Consumers often look for information on websites before visiting a store nearby. Soon, this will no longer be necessary. Interactive kiosks and smartphones can help shoppers find exactly what they are looking for, and display personalized recommendations to them taking into consideration their location and online activities. Wearable devices are very likely to blur the line between traditional and online shopping even more.
Many mobile applications ask your permission to use geographical data to improve their service. With the growing popularity of mobile payment methods, it seems, smartphones are going to play an important role when shopping in a brick and mortar store.
POS manufacturers already offer systems, that are able to send messages to mobile phones, when their owner is close to a product. To use a system like this, retailers need to place RFID tags on some of their goods, since they transmit signals that NFC capable mobiles will interpret.
While solutions like this are not widespread yet, it’ s not hard to see the potential of an ad, that people receive, while standing right in front of the product. The link between smartphones and purchases could also help retailers to improve their customer databases, and develop new, and exciting forms of in-store promotions.
The company originally planned to change the interaction between machines and users with its voice-, face – and movement recognition sensors, by turning the human body into a game controller. Which didn’t really work out as intended, but Kinect have been used in many other areas since then from medicine to contemporary art.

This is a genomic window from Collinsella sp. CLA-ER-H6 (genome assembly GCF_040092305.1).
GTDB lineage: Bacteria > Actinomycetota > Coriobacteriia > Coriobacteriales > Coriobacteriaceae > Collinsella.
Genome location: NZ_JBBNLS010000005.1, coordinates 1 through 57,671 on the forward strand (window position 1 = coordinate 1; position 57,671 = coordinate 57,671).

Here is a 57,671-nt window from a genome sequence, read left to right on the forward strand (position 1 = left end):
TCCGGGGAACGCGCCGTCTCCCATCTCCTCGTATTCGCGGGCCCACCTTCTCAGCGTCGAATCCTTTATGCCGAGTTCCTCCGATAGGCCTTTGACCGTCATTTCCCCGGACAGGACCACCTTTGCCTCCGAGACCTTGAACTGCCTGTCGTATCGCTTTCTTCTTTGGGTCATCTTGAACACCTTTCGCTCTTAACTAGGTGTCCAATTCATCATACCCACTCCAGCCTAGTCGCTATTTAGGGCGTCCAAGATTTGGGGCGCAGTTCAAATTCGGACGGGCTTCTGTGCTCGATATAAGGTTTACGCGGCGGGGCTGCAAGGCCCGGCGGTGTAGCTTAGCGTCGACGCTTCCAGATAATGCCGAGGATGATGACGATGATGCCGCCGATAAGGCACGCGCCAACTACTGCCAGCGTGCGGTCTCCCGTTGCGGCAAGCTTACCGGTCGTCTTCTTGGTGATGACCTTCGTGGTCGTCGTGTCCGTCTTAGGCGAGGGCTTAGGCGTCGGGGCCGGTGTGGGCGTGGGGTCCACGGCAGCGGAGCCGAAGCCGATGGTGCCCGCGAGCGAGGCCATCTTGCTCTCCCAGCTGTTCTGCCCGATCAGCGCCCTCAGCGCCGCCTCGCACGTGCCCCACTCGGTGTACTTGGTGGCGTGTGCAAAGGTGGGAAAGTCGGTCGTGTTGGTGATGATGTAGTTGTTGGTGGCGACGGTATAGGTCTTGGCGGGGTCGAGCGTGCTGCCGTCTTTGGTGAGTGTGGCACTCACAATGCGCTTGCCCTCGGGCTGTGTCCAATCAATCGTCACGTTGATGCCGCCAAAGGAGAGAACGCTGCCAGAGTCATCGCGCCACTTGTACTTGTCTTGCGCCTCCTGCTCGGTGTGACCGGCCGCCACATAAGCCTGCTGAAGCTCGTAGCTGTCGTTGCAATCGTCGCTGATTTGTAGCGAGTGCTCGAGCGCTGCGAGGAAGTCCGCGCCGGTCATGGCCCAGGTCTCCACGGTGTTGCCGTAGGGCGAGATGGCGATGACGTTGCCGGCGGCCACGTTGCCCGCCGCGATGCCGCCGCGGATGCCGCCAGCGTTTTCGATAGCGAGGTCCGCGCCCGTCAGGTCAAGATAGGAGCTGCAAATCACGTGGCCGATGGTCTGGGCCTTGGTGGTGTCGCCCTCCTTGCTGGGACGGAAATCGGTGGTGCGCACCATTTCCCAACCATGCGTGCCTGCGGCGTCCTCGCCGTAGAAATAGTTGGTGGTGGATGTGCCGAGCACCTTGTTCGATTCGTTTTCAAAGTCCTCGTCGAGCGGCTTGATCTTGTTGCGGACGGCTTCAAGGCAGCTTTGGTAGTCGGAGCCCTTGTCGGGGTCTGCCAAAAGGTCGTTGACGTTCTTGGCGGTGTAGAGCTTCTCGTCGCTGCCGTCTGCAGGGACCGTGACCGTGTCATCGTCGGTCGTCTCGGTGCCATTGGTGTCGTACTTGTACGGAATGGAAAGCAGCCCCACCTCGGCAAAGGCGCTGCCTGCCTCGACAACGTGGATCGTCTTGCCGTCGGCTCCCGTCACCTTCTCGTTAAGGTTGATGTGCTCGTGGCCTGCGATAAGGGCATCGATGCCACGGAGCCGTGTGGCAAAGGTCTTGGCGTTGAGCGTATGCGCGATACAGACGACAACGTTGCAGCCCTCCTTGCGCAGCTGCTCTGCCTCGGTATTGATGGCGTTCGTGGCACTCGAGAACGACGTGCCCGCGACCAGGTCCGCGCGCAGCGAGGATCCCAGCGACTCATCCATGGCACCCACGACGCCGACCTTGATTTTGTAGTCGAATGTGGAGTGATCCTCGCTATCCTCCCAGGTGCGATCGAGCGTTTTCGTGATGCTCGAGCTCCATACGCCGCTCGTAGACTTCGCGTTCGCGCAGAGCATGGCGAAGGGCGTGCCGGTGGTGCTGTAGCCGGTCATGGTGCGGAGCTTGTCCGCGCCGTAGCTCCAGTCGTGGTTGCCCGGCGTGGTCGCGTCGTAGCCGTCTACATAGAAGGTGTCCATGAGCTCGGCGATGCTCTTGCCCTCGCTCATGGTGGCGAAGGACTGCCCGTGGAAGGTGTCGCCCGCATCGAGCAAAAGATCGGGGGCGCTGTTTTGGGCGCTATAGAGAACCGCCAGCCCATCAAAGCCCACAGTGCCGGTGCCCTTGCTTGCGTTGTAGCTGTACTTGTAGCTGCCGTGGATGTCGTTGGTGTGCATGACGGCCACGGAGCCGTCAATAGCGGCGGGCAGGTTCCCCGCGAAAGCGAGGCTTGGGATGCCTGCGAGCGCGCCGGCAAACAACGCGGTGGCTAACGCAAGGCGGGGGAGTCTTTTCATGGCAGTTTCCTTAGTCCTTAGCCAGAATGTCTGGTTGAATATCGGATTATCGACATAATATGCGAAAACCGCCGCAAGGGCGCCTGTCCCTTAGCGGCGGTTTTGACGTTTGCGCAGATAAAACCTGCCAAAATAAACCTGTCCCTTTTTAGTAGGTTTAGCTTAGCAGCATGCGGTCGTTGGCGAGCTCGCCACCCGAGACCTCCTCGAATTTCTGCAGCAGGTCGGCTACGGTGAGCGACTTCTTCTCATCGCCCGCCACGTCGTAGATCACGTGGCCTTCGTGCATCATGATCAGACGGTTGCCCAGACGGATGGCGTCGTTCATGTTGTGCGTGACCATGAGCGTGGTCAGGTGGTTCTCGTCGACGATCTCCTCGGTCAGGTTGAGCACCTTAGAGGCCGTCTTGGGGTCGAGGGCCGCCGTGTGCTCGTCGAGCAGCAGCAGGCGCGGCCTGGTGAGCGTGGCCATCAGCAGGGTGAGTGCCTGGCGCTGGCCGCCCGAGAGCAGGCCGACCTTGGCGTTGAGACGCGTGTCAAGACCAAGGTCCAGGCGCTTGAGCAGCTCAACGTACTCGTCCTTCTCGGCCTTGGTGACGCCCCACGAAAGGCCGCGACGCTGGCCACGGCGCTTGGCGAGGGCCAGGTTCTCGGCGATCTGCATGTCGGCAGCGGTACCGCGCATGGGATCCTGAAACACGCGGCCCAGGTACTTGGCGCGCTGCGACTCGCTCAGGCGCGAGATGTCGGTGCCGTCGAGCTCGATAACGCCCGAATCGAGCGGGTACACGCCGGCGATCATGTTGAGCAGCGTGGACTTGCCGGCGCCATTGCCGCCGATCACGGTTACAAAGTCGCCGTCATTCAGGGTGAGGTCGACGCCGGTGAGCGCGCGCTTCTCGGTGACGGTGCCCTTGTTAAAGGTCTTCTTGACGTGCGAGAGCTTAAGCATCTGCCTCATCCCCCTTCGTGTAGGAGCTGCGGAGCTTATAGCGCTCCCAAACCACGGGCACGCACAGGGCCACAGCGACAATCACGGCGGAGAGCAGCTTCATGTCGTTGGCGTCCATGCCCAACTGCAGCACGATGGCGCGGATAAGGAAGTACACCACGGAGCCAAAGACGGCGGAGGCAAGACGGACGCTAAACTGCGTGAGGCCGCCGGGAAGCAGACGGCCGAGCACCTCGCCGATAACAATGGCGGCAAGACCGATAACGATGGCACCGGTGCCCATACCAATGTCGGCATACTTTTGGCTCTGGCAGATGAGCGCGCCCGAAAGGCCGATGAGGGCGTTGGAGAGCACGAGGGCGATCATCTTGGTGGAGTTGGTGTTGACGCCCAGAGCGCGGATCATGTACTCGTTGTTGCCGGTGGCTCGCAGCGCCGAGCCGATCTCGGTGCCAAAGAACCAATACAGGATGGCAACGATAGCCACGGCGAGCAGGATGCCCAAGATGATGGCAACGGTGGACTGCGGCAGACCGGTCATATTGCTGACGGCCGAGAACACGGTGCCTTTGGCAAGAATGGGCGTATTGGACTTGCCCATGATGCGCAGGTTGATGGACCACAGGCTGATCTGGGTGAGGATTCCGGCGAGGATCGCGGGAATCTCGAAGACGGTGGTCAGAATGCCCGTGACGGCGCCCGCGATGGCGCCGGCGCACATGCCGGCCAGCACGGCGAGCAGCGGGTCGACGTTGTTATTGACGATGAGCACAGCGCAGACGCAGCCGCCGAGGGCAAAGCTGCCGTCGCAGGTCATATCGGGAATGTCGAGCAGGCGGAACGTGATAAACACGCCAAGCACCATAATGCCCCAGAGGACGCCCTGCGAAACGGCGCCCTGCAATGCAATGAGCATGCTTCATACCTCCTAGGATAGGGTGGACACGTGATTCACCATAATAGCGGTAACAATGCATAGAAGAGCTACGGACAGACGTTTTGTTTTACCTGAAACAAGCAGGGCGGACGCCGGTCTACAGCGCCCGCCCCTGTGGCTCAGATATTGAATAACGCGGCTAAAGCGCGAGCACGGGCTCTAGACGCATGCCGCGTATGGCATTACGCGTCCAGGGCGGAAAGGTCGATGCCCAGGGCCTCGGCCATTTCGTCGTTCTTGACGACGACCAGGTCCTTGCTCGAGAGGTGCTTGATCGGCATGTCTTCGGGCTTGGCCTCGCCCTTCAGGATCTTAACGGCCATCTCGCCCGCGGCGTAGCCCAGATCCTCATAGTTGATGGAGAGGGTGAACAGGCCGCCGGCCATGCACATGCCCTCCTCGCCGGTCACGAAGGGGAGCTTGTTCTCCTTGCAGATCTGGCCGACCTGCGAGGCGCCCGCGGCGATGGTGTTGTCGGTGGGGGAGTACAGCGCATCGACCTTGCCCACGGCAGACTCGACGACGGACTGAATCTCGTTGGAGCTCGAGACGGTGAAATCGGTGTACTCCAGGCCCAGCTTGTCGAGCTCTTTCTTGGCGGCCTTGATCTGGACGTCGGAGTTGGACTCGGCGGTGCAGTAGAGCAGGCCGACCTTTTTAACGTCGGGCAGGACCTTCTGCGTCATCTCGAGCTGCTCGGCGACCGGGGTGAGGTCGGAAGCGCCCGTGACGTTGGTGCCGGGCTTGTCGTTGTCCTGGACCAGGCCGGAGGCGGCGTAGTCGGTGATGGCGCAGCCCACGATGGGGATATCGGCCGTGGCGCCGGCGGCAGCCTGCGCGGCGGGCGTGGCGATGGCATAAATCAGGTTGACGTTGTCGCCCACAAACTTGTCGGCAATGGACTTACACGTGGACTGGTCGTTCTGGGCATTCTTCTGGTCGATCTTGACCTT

There are two fields where brick and mortar stores could benefit from the recognition capabilities of Kinect. Kiosks or tablets armed with the sensors could help customers find exactly what they are looking for in the stores. FaceCake, for example, is developing an augmented shopping platform, that lets users try dresses on their own images in real time while providing product recommendations. The shoppers are also able to compare two dresses at the same time with this technology, or use it to find jewellery or makeup to complement their dresses.
Stores can also monitor the interactions and the demographics of their customers with Microsoft’s sensors. Using it this way could provide insights into which products are picked up most often, which areas of a shop are the most popular, or what type of people visit it regularly.
Ties between the physical and the virtual world
Wearables offer even more possibilities for personalized marketing than our first two examples as besides geographical data, they store information about the users well-being and routines.
You can also shop with some of them. Nym’s bracelets, for example, use the owner’s unique cardiac rhythm for identification at the cashier and basically lets you pay with your heartbeat. You can make purchases with Apple Watch too, and this device is also able to offer coupons or display ads based on the location of its owner.
The number of techniques marketers or app developers can reach consumers when they are not using their computers is constantly growing. Fitness or running apps, that tie similar users or let you see the distances your friends covered are great examples of how connecting social data with movement patterns and online activities can benefit users.
It seems that collecting and analyzing the digital footprint of consumers could be used for lot more than improving online services…. It can also influence, what people are doing offline.
Minority Report is almost here…